The dark Greenwich street we stood on was paved with cobbled stones, and lined by brick walls on either side, with the far end opening out to the marina, with the perfect view of the Cutty Sark . The only light which graced the scene was from the distant flickering glows across the water, the big silver moon and one lone Victorian street lamp. I walked down the middle of the road slowly, examining the buildings. They were beautiful.
"I wonder what this is." I said, noticing an abandoned and crumbling building and crossing the street to look at it.
"No..." I whispered as I reached it.
"What is it?" The Boy With The Crossed Palm said. I stared up at the flaking paint on the dark blue board above the derelict store.
Silver Street Studios.
"You just... you don't know how weird that is." I said. I put my hands up against the grates over the windows and peered into the shop. I gasped again. All I could make out on the wall was a peeling movie poster, for the 1951 film A Streetcar Named Desire. The very same poster I have above my bed on my bedroom wall at home.
"Why is that weird?"
"Hmm... just a very, very strange coincidence." I said, backing away from the building, and turning to continue down the street.
"You don't give away much do you?" He said, jogging to catch up with me. I smirked as I caught the words 'Life is about the people you meet and you things you create with them' and 'This is not about you' flash across my mind.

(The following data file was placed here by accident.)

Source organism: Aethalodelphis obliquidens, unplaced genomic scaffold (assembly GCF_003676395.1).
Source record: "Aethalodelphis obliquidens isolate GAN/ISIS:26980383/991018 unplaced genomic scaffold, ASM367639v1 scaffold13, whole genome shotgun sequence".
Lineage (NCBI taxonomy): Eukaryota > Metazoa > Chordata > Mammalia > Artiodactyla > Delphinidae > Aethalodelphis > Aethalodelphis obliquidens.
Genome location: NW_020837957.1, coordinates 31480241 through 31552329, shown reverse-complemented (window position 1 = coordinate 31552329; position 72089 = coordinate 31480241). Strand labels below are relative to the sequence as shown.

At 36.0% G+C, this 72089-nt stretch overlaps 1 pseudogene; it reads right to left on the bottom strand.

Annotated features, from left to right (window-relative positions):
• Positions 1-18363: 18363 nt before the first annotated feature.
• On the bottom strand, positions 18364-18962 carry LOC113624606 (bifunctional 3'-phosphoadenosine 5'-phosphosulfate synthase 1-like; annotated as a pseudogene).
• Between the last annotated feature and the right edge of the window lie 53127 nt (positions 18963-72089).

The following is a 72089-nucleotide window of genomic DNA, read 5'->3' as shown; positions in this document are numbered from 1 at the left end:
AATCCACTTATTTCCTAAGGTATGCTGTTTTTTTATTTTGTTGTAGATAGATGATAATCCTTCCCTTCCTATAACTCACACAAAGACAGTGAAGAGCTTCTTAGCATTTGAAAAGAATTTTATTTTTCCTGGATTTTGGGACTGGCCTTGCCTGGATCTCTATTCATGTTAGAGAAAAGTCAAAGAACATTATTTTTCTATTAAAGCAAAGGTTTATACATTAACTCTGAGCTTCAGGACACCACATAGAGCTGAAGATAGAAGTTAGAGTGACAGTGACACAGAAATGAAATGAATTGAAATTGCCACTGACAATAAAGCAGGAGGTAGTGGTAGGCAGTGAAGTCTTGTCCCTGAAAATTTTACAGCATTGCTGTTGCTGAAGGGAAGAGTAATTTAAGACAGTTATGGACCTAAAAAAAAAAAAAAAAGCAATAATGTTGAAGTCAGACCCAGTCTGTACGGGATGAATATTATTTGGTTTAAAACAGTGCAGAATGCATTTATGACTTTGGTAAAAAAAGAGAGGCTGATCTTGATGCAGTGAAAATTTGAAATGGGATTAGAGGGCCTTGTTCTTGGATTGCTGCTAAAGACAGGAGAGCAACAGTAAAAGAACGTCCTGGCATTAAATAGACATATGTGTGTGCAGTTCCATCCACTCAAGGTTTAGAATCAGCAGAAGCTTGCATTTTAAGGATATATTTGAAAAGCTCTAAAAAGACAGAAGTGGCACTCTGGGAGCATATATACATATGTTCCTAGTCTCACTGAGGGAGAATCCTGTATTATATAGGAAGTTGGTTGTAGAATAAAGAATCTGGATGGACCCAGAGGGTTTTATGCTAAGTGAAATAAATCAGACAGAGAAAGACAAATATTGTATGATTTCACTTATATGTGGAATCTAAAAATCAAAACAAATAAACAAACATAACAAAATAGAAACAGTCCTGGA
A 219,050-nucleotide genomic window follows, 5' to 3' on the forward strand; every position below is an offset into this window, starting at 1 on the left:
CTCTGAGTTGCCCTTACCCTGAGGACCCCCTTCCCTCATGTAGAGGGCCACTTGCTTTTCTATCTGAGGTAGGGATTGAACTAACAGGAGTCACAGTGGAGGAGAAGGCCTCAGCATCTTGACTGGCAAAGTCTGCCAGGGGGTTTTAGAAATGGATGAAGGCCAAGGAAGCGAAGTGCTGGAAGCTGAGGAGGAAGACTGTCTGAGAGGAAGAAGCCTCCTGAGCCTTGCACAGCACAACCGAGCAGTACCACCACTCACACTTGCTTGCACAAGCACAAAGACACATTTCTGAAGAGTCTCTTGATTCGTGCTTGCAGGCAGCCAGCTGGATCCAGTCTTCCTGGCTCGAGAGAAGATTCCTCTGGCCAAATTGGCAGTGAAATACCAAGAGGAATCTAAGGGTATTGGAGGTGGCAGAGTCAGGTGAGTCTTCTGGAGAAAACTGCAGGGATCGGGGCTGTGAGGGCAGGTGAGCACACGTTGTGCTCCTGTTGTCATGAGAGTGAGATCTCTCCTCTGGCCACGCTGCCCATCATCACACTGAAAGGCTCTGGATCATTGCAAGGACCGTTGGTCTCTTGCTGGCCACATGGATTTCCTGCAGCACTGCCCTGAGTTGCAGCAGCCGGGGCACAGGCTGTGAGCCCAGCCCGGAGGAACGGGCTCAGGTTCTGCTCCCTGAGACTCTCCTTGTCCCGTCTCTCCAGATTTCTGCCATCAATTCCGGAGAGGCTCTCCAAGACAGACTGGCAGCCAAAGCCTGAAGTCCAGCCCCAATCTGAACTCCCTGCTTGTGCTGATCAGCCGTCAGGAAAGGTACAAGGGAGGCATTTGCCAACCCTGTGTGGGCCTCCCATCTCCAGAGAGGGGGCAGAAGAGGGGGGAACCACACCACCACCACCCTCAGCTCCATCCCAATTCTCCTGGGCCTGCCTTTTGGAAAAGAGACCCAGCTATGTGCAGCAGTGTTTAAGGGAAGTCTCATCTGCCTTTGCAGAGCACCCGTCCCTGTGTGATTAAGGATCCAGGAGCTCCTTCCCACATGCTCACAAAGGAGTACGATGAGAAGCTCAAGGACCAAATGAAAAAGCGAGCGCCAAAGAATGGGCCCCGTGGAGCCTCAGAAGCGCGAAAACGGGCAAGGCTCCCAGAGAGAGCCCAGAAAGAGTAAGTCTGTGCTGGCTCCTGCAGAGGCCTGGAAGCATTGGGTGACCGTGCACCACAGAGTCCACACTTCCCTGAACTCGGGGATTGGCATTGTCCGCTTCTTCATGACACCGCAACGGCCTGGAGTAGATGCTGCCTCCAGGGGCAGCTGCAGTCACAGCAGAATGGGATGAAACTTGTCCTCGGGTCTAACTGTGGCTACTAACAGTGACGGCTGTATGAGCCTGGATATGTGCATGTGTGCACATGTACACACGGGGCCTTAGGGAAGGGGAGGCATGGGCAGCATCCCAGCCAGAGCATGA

"Well, where's the fun in that?"
We turned and walked to the other end of the street and I listened as he began telling me about his evening. Suddenly we both stopped still and silent in our tracks at a sound.
"Did you hear that?" He said and I nodded. The sound came again and it was the unmistakable zing of a jazz trumpet. We turned a corner to find a tiny door, surrounded by ivy and flowers, with a wizened old man sat outside on a stool smoking a fat cigar. A sign above his head pointed to a spiraling staircase below, with the words 'Olivers Jazz Club' scrawled in calligraphy. Me and the boy exchanged a look, smiled, and wordlessly descended down the stairs. I suddenly had de ja vu of when I went to the Top Secret Comedy Club with Mr X.
The interior was almost like a secluded Parisian cafe from the 1940's. We found ourselves a small round wrought-iron table at the back with a single red candle in the middle, and he bought us a drink each.
I got out a biro and started scribbling notes across my arms as in a hurry I'd forgotten my notepad.